In other words, out of the deficit of 17.2 billion planned for 2020, the Ministry of Finance plans to borrow 6 billion lei (34.9%) on the domestic market. But this is still not the limit - the budget could be revised further. These 6 billion are part of the existing increased liquidity in the market, and most government securities are purchased by banks in their portfolios.
Coming out of the banking crisis, Moldovan financial institutions, along with the world economy, faced a new pandemic. Lending, which has just approached the indicators of the pre-crisis period (over 40 billion lei), is practically not growing. It has become difficult for many borrowers, and in some cases even impossible for others, to repay current obligations. Few people can afford new loans in these conditions. The already increased liquidity of the Moldovan banking system (which was estimated at 6-7 billion lei last year) is only growing - there is nowhere to invest funds... In such a situation, a commercial bank looks at two main instruments - playing on the foreign exchange market or investing in government securities.
Note that this crisis fell on a period when the prime minister is a financier, who, moreover, headed the Ministry of Finance for several years and is well aware of the internal mechanisms of both the state and the banking sector. He perfectly understands the priorities of the private financial business and, as a "country manager", makes the game in the foreign exchange market "unattractive", thereby directing excess liquidity to the government securities market.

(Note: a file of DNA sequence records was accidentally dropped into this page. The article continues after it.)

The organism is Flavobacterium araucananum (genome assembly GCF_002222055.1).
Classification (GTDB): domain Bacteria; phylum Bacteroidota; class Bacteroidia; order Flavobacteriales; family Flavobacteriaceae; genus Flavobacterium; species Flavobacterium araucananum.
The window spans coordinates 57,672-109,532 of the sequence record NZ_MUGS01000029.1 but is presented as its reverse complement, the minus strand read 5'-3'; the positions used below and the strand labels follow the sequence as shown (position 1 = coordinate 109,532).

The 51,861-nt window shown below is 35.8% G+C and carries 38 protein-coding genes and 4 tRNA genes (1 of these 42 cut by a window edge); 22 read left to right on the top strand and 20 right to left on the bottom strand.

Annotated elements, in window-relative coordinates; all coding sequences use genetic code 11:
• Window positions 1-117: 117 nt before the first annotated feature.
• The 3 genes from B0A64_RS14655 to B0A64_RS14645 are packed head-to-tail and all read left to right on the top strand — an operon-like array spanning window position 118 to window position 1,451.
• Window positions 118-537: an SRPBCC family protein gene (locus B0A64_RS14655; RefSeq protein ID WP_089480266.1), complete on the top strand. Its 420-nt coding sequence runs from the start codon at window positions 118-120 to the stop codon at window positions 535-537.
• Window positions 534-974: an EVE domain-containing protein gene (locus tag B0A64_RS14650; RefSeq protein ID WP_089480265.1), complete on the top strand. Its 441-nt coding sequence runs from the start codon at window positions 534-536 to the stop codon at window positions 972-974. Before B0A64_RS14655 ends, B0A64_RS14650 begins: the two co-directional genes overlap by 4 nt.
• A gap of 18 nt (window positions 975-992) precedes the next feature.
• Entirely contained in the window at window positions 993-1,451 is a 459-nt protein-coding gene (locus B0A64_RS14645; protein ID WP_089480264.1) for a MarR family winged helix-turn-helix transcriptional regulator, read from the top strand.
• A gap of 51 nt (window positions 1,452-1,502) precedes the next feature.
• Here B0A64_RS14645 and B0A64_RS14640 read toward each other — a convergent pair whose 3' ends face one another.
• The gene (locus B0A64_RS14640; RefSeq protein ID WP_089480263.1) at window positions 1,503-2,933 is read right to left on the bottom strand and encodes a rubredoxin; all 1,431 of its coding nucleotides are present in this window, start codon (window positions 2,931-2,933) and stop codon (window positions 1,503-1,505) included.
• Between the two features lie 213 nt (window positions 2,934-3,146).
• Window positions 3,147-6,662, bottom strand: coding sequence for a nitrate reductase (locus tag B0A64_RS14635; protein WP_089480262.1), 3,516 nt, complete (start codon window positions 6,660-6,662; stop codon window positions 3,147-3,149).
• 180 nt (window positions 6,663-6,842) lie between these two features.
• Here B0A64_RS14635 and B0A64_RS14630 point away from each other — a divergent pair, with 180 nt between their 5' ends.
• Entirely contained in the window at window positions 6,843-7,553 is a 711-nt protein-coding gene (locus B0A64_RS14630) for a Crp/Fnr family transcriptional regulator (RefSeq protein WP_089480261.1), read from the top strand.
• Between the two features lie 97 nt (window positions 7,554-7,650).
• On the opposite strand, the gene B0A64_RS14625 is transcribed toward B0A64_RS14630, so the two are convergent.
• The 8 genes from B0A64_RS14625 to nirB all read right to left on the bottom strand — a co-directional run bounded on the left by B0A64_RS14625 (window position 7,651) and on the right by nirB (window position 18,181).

The fact that in the first half of the year it was possible to collect 3 billion MDL speaks of investor confidence in government securities. At the same time, the state “does not treat badly” investors and keeps the rate of return at an interesting level for all. For the first half of the year, the weighted average rate was 5.29% per annum.
The Ministry of Finance recently began to issue longer bonds than before. If earlier the GS circulation period was 91 days, 182 days, 364 days (they remain the most demanded); also sold well securities for 2 and 3 years; now securities with a maturity of 5 years are also in demand.